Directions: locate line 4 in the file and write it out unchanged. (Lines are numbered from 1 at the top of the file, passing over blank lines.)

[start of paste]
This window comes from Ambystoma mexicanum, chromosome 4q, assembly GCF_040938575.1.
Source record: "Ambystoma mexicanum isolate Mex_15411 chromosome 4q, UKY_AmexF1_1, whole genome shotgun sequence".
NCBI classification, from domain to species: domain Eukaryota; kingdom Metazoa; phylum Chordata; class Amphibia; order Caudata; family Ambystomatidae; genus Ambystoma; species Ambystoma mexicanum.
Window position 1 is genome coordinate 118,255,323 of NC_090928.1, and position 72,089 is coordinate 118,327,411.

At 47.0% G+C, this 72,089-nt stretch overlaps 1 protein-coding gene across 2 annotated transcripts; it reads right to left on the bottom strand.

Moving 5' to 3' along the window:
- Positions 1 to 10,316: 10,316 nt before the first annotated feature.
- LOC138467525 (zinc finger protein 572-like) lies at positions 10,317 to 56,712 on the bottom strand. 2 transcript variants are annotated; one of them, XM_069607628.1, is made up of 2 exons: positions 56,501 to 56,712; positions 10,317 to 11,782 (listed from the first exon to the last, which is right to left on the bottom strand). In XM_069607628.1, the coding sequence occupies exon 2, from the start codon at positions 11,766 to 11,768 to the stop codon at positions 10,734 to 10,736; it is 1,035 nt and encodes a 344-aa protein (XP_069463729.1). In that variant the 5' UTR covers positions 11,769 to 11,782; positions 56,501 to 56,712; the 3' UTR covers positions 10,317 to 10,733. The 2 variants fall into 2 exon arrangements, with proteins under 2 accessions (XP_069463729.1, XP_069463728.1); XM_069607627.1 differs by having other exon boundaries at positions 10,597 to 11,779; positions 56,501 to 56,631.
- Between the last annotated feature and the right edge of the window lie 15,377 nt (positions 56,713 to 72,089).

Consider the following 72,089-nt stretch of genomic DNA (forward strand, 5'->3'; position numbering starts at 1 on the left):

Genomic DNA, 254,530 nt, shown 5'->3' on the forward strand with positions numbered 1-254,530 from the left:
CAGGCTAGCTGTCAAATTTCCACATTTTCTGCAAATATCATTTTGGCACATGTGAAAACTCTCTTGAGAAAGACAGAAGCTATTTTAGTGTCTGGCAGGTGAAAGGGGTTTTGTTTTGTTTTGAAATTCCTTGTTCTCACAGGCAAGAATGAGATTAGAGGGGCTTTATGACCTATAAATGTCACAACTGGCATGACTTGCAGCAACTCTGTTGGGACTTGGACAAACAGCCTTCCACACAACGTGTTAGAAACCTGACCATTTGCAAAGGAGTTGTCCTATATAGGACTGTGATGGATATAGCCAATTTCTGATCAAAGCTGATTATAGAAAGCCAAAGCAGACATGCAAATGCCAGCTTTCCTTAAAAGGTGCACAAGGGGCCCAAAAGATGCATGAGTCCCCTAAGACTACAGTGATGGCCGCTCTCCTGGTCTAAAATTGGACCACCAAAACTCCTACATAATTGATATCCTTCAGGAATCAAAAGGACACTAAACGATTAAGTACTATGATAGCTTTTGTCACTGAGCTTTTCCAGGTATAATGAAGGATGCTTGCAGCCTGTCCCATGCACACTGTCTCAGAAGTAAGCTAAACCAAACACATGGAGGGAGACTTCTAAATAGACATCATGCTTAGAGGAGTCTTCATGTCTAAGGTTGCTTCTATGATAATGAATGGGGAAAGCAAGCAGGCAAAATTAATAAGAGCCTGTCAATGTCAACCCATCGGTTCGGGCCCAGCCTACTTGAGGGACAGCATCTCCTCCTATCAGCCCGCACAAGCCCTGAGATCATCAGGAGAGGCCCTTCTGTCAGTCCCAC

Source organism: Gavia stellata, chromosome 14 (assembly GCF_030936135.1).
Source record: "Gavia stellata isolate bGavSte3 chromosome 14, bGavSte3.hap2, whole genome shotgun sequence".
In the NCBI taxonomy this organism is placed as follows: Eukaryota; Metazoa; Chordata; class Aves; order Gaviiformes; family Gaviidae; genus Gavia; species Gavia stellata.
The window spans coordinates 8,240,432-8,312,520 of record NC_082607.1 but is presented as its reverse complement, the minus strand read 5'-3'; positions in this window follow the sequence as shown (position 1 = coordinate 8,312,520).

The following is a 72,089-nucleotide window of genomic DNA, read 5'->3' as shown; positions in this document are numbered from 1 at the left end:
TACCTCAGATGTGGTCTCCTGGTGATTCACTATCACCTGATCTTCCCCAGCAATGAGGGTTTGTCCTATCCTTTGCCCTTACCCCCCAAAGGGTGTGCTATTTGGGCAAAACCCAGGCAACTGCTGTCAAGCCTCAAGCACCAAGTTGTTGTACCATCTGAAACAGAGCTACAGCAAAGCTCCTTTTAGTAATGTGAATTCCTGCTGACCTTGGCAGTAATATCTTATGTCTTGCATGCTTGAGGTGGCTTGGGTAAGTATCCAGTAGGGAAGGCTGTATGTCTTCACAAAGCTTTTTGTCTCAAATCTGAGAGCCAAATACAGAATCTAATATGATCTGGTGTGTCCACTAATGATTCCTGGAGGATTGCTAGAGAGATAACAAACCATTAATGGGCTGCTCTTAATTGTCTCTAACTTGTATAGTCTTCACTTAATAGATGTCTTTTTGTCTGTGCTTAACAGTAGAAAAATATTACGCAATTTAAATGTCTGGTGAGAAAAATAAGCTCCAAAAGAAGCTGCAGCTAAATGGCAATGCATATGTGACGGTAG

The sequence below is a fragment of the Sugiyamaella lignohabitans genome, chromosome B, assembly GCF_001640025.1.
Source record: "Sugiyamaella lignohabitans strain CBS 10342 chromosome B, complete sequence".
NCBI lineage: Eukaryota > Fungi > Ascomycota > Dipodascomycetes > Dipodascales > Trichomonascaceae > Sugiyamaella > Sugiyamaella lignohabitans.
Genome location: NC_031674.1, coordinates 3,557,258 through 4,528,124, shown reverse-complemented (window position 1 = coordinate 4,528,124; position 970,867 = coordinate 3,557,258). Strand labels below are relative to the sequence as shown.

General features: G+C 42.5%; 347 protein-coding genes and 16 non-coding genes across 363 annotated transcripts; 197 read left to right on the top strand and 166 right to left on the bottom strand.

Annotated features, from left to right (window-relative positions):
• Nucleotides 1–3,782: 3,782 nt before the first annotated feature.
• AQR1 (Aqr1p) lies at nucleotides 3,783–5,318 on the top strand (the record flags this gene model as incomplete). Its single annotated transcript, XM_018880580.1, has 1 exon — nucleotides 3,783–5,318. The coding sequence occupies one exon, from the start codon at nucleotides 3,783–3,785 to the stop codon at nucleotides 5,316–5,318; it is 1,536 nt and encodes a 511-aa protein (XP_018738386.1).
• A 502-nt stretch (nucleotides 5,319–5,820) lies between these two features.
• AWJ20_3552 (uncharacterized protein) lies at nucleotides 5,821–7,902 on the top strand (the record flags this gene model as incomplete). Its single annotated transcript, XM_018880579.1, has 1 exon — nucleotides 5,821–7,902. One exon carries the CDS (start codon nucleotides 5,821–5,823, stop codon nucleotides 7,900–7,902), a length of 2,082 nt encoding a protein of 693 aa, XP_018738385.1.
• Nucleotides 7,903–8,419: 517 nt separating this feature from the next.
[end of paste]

Window position 1 is genome coordinate 118,255,323 of NC_090928.1, and position 72,089 is coordinate 118,327,411.